Arnold Kling’s essay on “Libertarianism and Group Norms” raises important issues. I have some sympathy with where Kling is going, very little with where he is coming from. Kling’s thesis:
I think it is unwise to dismiss altogether the case for group loyalty and adherence to group norms. My inclination is to approve of organizations that promote group objectives and attempt to limit individual choices, as long as participation in these organizations is voluntary. However, within libertarian thought, there are very different points of view as to whether or not the pressure to conform to group norms is morally justified.
He cites a lot of libertarian-friendly thinkers, including Adam Smith, J.S. Mill, Alexis de Tocqueville, Ayn Rand, and Friedrich Hayek, to show that libertarians are historically divided on the issue of “group norms.” To me, Kling seems to conflate group norms with morality. In other words, he presupposes that our morality is socialized, rather than that there is a real right and wrong which we perceive, sometimes of course with imperfect accuracy. For example, he writes that: “An important way to achieve status within a group is to adhere to and defend its norms.” Why not say that an important way to achieve status in a group is to practice virtue? Presumably because he thinks “virtue” is whatever the group says it is, so that to replace the words “practice virtue” with the words “adhere to and defend [a group’s] norms” is a way to avoid naivete. Note also this definition of morality, which Kling approvingly cites from Jonathan Haidt:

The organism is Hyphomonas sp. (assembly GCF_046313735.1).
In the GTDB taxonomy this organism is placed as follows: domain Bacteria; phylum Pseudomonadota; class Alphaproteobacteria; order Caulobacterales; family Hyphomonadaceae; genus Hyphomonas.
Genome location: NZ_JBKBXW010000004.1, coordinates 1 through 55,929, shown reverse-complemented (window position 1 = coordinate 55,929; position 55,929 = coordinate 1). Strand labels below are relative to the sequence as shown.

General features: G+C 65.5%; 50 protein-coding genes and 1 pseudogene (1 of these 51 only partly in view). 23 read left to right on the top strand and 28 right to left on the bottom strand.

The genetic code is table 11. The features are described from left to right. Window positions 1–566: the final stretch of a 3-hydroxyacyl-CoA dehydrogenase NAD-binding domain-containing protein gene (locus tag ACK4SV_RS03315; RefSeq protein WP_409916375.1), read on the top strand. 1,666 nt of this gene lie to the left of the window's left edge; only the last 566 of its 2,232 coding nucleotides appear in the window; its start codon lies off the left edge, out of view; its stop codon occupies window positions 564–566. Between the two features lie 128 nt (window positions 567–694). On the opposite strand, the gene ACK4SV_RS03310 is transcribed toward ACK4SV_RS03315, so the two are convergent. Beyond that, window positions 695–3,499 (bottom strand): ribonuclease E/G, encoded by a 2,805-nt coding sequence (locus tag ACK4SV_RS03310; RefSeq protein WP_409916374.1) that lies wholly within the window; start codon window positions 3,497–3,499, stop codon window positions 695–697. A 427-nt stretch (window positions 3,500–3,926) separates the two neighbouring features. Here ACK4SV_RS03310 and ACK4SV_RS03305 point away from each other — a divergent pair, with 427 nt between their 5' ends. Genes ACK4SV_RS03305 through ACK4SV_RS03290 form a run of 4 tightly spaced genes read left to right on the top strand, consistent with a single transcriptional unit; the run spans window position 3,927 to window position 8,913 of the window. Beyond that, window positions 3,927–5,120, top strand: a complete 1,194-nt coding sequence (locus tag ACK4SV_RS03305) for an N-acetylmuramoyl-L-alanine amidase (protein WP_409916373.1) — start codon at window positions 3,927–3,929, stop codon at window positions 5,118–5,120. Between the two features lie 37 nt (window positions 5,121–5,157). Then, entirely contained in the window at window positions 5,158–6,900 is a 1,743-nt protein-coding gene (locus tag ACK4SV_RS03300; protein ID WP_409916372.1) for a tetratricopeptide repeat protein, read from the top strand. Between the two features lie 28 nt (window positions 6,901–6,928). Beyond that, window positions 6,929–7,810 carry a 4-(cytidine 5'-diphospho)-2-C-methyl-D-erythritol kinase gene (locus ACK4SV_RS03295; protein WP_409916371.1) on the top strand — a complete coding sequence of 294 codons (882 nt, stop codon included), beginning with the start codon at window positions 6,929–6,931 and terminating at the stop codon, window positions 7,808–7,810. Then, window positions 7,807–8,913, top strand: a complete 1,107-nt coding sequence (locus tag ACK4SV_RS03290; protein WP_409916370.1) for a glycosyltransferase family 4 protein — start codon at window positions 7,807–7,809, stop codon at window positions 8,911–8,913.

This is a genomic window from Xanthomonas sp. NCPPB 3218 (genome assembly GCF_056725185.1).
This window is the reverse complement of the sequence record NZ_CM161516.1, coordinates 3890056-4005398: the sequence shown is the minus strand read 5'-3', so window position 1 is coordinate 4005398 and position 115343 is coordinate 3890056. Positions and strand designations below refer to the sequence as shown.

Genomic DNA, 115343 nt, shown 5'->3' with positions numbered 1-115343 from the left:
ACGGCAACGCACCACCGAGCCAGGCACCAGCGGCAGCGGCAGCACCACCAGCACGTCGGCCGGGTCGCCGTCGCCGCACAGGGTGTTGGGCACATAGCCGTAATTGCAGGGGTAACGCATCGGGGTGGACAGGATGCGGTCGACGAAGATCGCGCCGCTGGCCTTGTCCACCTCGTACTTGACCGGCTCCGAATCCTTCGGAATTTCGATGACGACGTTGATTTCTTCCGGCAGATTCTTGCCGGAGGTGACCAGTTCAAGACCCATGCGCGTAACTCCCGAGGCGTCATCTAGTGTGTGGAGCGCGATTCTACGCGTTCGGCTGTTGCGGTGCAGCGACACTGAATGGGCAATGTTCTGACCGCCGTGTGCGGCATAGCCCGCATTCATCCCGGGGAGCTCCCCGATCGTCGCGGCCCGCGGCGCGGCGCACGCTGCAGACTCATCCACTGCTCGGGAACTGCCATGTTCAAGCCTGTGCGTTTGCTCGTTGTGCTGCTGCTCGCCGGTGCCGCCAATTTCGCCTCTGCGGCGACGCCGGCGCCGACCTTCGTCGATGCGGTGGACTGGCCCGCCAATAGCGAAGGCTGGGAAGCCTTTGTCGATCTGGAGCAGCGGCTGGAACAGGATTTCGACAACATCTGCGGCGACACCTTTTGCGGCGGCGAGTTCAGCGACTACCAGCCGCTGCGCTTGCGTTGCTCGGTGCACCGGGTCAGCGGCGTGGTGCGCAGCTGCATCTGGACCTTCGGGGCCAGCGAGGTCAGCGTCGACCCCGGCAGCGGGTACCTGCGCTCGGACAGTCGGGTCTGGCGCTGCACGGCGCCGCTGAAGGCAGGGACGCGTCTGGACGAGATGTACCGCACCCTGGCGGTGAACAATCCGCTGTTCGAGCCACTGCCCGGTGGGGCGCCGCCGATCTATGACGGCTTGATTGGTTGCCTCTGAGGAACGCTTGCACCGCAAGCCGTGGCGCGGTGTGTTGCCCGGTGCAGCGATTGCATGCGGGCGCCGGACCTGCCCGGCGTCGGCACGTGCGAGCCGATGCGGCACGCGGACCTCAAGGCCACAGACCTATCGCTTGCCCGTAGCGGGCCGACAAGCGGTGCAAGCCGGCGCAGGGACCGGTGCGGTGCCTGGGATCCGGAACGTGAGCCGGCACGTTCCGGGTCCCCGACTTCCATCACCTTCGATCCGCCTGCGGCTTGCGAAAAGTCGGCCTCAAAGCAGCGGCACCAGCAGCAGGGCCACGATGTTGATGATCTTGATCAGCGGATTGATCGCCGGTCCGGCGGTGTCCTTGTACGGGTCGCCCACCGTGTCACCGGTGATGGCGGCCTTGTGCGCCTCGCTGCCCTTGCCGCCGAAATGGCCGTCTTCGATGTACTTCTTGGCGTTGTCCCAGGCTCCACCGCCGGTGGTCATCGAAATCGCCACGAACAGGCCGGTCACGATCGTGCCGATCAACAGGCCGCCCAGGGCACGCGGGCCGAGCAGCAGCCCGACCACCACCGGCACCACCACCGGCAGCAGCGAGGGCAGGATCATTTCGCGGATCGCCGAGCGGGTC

Moral systems are interlocking sets of values, virtues, norms, practices, identities, institutions, technologies, and evolved psychological mechanisms that work together to suppress or regulate self-interest and make cooperative societies possible. Continue reading “Immigration and Group Norms” »